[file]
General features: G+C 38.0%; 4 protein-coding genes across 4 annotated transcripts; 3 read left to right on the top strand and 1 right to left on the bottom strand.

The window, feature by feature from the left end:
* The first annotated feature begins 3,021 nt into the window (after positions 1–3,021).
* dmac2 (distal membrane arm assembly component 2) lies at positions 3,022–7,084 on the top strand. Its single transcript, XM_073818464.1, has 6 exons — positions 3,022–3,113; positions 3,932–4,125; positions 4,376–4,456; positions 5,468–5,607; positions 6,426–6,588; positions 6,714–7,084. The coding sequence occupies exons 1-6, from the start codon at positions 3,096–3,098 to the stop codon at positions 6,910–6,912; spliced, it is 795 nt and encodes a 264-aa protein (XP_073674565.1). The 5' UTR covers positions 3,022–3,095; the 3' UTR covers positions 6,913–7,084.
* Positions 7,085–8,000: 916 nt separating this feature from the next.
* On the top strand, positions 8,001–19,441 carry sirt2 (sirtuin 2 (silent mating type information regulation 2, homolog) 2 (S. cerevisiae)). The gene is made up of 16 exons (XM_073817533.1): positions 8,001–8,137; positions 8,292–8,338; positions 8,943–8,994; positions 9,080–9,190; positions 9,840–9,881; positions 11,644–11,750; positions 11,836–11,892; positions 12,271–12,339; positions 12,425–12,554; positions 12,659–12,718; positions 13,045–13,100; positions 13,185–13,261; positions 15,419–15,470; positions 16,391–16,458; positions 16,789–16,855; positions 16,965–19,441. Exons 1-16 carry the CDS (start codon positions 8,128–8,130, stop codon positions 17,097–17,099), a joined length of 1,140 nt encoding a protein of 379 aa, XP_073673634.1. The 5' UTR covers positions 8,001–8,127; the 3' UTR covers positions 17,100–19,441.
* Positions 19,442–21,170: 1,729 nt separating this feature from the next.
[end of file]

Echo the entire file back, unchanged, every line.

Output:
General features: G+C 38.0%; 4 protein-coding genes across 4 annotated transcripts; 3 read left to right on the top strand and 1 right to left on the bottom strand.

The window, feature by feature from the left end:
* The first annotated feature begins 3,021 nt into the window (after positions 1–3,021).
* dmac2 (distal membrane arm assembly component 2) lies at positions 3,022–7,084 on the top strand. Its single transcript, XM_073818464.1, has 6 exons — positions 3,022–3,113; positions 3,932–4,125; positions 4,376–4,456; positions 5,468–5,607; positions 6,426–6,588; positions 6,714–7,084. The coding sequence occupies exons 1-6, from the start codon at positions 3,096–3,098 to the stop codon at positions 6,910–6,912; spliced, it is 795 nt and encodes a 264-aa protein (XP_073674565.1). The 5' UTR covers positions 3,022–3,095; the 3' UTR covers positions 6,913–7,084.
* Positions 7,085–8,000: 916 nt separating this feature from the next.
* On the top strand, positions 8,001–19,441 carry sirt2 (sirtuin 2 (silent mating type information regulation 2, homolog) 2 (S. cerevisiae)). The gene is made up of 16 exons (XM_073817533.1): positions 8,001–8,137; positions 8,292–8,338; positions 8,943–8,994; positions 9,080–9,190; positions 9,840–9,881; positions 11,644–11,750; positions 11,836–11,892; positions 12,271–12,339; positions 12,425–12,554; positions 12,659–12,718; positions 13,045–13,100; positions 13,185–13,261; positions 15,419–15,470; positions 16,391–16,458; positions 16,789–16,855; positions 16,965–19,441. Exons 1-16 carry the CDS (start codon positions 8,128–8,130, stop codon positions 17,097–17,099), a joined length of 1,140 nt encoding a protein of 379 aa, XP_073673634.1. The 5' UTR covers positions 8,001–8,127; the 3' UTR covers positions 17,100–19,441.
* Positions 19,442–21,170: 1,729 nt separating this feature from the next.